As a young Executive Director in a competitive charitable sector, I often find myself turning to publications like the Harvard Business Review and Fast Company in an effort to better understand leadership in a challenging fiscal climate. Time and time again, I come across articles demonstrating that across all sectors, creativity is the most sought after quality in an individual.

My Bachelor of Education taught me that the building blocks for creativity are most easily put in place throughout childhood; the older we get, the less plasticity our brains have to create the synapses needed to execute creativity. This may be a simplistic explanation, but the bottom line is that as a society, we value creativity and are well aware that it’s developed during childhood. Despite this widely shared knowledge, when budgets are reviewed for community and school programs, arts programming is the first to go.

“Often the arts are seen as an adjunct to the core curricular program, a nice thing to do but expendable in tough fiscal times, and difficult to integrate into core curriculum without sacrificing standardized test results.  However, particularly for low-income schools and schools with too many students dropping out, arts education is not a luxury. It is a necessity. Ignoring this problem will exacerbate the divide between schools with low and high rates of dropout—schools that succeed and those that fail.” 

Brown, 2017

This study comes up frequently at VIBE Arts. Each day, our work shows us the value of the arts. We have come to realize that the arts are more than just a “fun activity” or “hobby”- they are an essential piece of a well-rounded education; giving children and youth the opportunity to be challenged, think critically, problem-solve, and think outside of the box. In our rapidly changing world, these skills are essential to solving the problems of the next generation. 

At VIBE, ‘arts’ is more than just a part of our name. The arts provide us with a vehicle to hire young people who gain valuable experience in facilitation and leadership; the arts provide us with a platform to share the under-represented narratives of Ontario’s indigenous youth; gives us the opportunity to spark creativity in students and in schools where arts programming has been deemed a luxury and removed. Ultimately, the arts establish Ontario’s next generation of creative thinkers – the people who will go on to solve our environmental problems, find solutions in times of crisis and create new and exciting products that change the world we live in. These people will all be creative thinkers.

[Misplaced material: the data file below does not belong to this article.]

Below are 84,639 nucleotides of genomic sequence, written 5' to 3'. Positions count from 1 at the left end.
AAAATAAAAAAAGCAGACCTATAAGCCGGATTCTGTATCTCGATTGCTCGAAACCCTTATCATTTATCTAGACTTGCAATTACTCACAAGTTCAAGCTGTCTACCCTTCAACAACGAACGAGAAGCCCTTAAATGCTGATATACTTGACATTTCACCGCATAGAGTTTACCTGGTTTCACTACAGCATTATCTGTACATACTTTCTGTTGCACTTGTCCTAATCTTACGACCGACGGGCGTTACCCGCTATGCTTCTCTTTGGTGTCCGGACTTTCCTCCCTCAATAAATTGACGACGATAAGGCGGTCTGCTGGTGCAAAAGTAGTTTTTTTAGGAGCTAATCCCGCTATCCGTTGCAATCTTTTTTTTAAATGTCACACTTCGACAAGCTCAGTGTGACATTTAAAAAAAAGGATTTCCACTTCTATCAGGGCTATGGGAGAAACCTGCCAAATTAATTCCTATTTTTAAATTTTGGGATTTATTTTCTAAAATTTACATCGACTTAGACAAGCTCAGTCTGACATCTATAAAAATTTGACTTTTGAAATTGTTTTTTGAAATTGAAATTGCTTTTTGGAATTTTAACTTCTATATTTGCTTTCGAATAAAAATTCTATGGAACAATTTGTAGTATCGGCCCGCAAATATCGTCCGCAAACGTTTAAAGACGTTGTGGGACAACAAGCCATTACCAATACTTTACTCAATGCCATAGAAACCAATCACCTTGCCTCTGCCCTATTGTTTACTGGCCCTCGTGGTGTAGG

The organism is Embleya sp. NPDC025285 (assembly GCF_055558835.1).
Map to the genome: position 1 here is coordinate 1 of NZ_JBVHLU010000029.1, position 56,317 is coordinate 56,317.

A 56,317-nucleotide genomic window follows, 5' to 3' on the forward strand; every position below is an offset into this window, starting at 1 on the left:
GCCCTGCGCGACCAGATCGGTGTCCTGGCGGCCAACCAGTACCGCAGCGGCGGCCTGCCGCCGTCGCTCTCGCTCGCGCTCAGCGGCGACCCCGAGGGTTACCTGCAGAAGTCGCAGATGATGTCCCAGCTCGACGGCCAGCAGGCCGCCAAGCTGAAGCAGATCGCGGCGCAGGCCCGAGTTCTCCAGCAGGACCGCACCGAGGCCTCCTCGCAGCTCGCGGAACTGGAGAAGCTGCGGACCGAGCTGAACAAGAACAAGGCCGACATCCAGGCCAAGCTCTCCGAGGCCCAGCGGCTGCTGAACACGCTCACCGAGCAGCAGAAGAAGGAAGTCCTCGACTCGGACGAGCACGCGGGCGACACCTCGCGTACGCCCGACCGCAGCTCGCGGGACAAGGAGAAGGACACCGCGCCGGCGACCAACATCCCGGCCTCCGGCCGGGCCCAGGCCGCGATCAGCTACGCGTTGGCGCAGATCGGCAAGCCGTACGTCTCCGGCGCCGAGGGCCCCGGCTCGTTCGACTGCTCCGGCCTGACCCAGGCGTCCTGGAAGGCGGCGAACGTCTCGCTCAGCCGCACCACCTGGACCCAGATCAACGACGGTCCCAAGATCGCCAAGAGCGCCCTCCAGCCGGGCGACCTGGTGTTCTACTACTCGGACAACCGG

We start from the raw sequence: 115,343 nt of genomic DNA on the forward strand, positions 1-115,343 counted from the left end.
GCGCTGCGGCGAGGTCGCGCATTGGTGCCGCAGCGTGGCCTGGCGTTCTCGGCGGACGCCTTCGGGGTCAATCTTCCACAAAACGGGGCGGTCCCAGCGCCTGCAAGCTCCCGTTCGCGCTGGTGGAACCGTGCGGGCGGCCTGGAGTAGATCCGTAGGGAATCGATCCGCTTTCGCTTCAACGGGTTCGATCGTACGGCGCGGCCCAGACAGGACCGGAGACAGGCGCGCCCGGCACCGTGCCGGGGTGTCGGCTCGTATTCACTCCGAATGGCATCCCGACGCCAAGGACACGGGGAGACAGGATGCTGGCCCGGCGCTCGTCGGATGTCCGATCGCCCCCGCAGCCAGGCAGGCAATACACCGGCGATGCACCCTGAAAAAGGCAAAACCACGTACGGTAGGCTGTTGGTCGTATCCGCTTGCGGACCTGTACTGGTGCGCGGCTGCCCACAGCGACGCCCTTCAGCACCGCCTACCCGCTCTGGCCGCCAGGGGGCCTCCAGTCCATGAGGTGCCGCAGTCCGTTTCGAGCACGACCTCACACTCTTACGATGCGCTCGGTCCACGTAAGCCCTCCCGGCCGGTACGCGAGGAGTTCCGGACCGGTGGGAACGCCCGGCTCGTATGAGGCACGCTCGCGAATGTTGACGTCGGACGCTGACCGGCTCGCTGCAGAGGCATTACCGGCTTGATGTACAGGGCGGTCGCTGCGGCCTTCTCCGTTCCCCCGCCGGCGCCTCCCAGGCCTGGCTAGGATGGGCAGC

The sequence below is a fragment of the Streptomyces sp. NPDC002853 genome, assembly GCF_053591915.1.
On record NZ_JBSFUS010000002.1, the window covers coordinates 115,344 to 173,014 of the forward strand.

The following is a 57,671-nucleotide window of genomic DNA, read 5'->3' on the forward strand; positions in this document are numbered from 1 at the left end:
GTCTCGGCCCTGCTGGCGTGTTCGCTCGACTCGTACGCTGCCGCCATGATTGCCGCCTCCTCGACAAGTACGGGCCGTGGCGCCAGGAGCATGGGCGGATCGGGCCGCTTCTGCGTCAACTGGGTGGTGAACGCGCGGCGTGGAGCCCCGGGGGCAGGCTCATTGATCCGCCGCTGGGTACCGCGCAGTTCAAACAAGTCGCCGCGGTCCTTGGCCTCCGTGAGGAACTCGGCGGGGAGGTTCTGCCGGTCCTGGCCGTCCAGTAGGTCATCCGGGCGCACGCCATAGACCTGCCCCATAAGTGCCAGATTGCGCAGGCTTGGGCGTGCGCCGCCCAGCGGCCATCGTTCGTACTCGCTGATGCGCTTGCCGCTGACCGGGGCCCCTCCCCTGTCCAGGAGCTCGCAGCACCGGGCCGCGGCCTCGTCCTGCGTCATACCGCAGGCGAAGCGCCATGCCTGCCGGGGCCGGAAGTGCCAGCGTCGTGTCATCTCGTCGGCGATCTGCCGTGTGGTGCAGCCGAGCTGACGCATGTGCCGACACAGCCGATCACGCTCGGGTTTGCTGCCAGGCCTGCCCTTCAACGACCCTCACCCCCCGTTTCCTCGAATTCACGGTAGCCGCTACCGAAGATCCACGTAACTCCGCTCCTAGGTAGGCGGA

It starts in childhood and it starts with the arts.  

VIBE Arts powers Creative Classrooms across Ontario each year. Our programs range in discipline from visual arts, dance, music, and poetry to digital music production. Each program curriculum is co-designed by VIBE’s team of skilled artists, mentors and arts educators. When building programs, we consult and make lasting relationships with the teaching staff at each school to ensure that activations are culturally appropriate and well-received by students. When the VIBE program ends, our teaching doesn’t stop. Partners benefit from ‘leave-behinds’ of high-quality art supplies and knowledge, to better equip the class and teacher with the tools and experience needed to pass on meaningful teachings on their own.  

At VIBE, we understand the devastating effects of budget cuts. We see foundations and institutions shifting their focus from the arts onto employment, digital strategies and education. This back to school season, VIBE is working to ensure that our arts education programming increases its capacity to reach schools that have pulled back their arts programs due to budget cuts. Help us continue our work by making a donation today. If you’re interested in a lasting impact, become a monthly donor through our Arts Advocates Program. Your contribution, whatever the size, will go directly into school-based programming with a focus on sparking creativity in Ontario’s young people. If you’re on the fence, don’t be. It truly is a worthwhile investment in our future – the future of creative thinkers.

Katie Hutchinson, ED